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Re: import files preserving timestamps

From: Mark Reibert <svn_at_reibert.com>
Date: Fri, 06 Jun 2008 22:22:35 -0700

On Fri, 2008-06-06 at 21:04 +0200, Erik Huelsmann wrote:
> On Fri, Jun 6, 2008 at 1:44 PM, stephan herschel <stephan0h_at_gmx.net> wrote:
> > Hello group,
> >
> > I've done a little research now, and this seems to be a rather long-running topic. And I understand that subversion up to this day does not preserve timestamps when importing files into a repository (although one workaround seems to be available). As I'm working for a project now where this feature is vital - i.e. if we don't find a feasible way to preserve timestamps subversion is out - I want to know if and when this feature will be available . (suspecting the answer is no and never ;-)
> The answer is 'no' and 'not any time soon'. Detailing on the second
> answer: we're trying to work out a new structure for our working copy
> library. The new design should at least provide an easy way to support
> this request - not saying the first incarnation will actually
> implement it.

I am always a bit suspicious when people request this "feature". At
least if you are managing compilable software this seems to be, in fact,
quite undesirable. Let's say I have a WC based on r5, and it is
successfully compiled. Then I want to see how things change if I back up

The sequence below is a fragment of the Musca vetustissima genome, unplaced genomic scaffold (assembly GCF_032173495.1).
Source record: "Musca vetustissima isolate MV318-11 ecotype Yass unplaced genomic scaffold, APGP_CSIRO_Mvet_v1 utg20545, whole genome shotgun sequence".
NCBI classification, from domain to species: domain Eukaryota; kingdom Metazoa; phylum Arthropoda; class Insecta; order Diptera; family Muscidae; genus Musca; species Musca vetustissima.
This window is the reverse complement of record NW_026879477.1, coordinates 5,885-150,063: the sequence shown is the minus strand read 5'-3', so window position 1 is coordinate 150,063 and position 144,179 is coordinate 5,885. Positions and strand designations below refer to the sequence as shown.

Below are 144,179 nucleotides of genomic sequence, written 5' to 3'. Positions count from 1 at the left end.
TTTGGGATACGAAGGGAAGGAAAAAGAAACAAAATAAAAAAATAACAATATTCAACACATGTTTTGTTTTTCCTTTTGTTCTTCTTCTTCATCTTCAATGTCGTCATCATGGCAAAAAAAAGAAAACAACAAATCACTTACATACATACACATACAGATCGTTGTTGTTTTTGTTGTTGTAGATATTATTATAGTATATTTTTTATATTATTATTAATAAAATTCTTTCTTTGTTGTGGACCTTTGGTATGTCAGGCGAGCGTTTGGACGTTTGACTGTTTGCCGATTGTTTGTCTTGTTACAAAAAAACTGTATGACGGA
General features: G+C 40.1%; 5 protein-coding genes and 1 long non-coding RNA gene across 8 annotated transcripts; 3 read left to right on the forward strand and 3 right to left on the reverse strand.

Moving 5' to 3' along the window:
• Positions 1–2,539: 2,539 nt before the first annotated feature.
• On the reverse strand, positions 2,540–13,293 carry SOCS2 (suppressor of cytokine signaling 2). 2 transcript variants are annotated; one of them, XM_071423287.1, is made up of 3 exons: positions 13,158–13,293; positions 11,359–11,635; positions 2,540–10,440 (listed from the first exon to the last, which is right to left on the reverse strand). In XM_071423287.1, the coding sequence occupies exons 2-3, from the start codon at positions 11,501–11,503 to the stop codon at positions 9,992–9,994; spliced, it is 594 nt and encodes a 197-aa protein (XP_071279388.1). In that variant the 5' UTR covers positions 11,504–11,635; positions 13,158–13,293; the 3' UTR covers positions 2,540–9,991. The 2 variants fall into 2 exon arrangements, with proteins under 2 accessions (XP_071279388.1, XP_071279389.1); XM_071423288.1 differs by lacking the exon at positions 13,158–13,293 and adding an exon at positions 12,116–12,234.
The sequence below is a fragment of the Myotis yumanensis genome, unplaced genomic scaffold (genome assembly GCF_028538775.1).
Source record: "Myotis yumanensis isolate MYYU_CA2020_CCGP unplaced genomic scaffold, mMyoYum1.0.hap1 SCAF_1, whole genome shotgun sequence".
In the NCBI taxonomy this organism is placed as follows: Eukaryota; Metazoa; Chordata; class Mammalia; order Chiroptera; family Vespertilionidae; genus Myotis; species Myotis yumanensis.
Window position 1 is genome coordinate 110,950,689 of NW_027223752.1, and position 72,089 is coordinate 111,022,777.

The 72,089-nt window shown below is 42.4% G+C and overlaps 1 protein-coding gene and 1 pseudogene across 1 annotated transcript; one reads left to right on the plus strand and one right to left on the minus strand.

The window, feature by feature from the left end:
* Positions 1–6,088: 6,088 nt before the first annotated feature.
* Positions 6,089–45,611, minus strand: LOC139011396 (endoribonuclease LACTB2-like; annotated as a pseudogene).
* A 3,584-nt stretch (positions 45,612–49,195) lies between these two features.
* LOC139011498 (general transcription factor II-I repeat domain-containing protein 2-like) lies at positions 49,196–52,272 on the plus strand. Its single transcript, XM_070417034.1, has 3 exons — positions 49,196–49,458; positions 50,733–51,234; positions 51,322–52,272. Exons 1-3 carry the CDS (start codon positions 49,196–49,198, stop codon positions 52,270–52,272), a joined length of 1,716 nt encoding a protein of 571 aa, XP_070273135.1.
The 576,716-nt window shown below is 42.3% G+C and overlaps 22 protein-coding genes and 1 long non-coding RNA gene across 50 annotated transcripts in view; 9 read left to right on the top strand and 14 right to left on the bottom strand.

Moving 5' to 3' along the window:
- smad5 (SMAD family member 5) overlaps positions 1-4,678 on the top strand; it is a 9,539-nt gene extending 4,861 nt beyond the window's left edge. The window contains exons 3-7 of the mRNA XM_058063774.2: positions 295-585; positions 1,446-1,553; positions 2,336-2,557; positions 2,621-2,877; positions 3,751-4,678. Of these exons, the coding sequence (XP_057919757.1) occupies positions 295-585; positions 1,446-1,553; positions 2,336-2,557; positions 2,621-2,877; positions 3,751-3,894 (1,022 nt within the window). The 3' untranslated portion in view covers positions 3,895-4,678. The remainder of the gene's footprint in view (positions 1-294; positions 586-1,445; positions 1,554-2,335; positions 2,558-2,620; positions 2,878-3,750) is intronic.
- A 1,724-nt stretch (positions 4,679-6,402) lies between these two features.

to r4 of foo.c. So I type "svn co -r4 foo.c && make". If my tool
preserves timestamps then foo does not get rebuilt. Doh!

Most often when I hear this request and ask "Why?", I get a response
like the following (and this is a quote):

"When you synchronize a configuration to your local drive, the
timestamps on all the files and directories written to the local drive
are set to the time of the synchronization (current time), not the
time/date when the file or directory was last changed; Therefore, you
can not sort the files by timestamp to see what was recently changed.
Everything looks like it just changed. This is probably the worst
feature of SVN."

There seems to be a real conceptual disconnect here. The history of the
files is in the repository, not the working copy. "svn log" is your

I do not know if this applies to the OP's situation. Perhaps there is
some other rationale for preserving timestamps with which I am not

Mark S. Reibert, Ph.D.
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Received on 2008-06-07 07:22:57 CEST

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